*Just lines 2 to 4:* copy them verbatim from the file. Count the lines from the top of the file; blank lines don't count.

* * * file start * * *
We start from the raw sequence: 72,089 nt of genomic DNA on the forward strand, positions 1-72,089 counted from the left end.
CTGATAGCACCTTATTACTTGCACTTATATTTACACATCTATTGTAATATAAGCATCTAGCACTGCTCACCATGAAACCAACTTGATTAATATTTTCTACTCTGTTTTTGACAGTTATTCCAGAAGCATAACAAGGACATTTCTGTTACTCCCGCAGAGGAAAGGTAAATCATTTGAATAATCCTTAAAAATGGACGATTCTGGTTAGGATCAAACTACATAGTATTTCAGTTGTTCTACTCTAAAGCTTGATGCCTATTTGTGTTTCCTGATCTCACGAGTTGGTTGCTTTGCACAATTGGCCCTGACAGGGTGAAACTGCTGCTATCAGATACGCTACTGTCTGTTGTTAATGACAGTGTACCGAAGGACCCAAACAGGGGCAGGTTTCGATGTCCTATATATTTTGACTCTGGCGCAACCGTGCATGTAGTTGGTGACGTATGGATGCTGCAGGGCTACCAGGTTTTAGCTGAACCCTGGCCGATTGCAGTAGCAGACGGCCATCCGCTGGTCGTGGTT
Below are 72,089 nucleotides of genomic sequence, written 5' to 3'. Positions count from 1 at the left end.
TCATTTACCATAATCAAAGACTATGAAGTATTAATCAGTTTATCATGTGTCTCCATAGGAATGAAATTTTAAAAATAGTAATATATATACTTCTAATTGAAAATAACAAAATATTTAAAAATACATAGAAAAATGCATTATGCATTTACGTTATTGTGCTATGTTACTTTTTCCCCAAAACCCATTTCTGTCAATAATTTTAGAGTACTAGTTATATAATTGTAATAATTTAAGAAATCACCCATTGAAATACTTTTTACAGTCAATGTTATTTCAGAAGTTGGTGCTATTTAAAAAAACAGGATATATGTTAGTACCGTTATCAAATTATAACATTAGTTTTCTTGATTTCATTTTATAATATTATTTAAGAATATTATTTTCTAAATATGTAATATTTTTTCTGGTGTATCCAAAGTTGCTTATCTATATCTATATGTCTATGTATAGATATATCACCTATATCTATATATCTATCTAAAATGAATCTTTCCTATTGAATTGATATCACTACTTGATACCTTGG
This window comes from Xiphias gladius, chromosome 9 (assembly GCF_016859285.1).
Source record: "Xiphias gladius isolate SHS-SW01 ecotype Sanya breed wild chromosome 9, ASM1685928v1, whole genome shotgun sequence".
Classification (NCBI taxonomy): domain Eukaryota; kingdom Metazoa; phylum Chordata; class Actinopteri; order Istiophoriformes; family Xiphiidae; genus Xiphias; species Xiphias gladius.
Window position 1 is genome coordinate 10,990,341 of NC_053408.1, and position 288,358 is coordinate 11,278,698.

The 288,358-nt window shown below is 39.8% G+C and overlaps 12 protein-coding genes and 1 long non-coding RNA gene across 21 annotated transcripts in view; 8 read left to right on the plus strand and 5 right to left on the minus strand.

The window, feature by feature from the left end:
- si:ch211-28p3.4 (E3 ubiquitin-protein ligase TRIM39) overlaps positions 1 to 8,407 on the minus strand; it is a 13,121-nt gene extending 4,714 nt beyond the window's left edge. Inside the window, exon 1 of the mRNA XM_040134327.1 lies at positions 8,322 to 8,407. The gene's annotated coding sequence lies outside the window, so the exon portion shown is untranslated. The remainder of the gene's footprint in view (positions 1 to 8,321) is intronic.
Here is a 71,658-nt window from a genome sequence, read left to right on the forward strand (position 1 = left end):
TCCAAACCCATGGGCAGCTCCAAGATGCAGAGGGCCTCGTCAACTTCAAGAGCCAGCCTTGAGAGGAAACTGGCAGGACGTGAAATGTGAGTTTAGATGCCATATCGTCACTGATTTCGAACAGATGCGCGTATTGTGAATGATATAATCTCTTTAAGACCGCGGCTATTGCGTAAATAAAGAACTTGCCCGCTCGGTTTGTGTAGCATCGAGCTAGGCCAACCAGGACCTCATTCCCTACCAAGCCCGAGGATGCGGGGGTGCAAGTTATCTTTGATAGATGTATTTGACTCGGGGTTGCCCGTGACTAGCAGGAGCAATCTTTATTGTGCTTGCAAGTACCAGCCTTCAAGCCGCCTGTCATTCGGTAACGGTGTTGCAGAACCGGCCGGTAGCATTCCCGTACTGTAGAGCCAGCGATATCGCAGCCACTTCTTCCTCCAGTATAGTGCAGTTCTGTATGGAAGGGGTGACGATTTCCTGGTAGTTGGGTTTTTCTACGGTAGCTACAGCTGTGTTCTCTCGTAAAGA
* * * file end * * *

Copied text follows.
CTGATAGCACCTTATTACTTGCACTTATATTTACACATCTATTGTAATATAAGCATCTAGCACTGCTCACCATGAAACCAACTTGATTAATATTTTCTACTCTGTTTTTGACAGTTATTCCAGAAGCATAACAAGGACATTTCTGTTACTCCCGCAGAGGAAAGGTAAATCATTTGAATAATCCTTAAAAATGGACGATTCTGGTTAGGATCAAACTACATAGTATTTCAGTTGTTCTACTCTAAAGCTTGATGCCTATTTGTGTTTCCTGATCTCACGAGTTGGTTGCTTTGCACAATTGGCCCTGACAGGGTGAAACTGCTGCTATCAGATACGCTACTGTCTGTTGTTAATGACAGTGTACCGAAGGACCCAAACAGGGGCAGGTTTCGATGTCCTATATATTTTGACTCTGGCGCAACCGTGCATGTAGTTGGTGACGTATGGATGCTGCAGGGCTACCAGGTTTTAGCTGAACCCTGGCCGATTGCAGTAGCAGACGGCCATCCGCTGGTCGTGGTT
Below are 72,089 nucleotides of genomic sequence, written 5' to 3'. Positions count from 1 at the left end.
TCATTTACCATAATCAAAGACTATGAAGTATTAATCAGTTTATCATGTGTCTCCATAGGAATGAAATTTTAAAAATAGTAATATATATACTTCTAATTGAAAATAACAAAATATTTAAAAATACATAGAAAAATGCATTATGCATTTACGTTATTGTGCTATGTTACTTTTTCCCCAAAACCCATTTCTGTCAATAATTTTAGAGTACTAGTTATATAATTGTAATAATTTAAGAAATCACCCATTGAAATACTTTTTACAGTCAATGTTATTTCAGAAGTTGGTGCTATTTAAAAAAACAGGATATATGTTAGTACCGTTATCAAATTATAACATTAGTTTTCTTGATTTCATTTTATAATATTATTTAAGAATATTATTTTCTAAATATGTAATATTTTTTCTGGTGTATCCAAAGTTGCTTATCTATATCTATATGTCTATGTATAGATATATCACCTATATCTATATATCTATCTAAAATGAATCTTTCCTATTGAATTGATATCACTACTTGATACCTTGG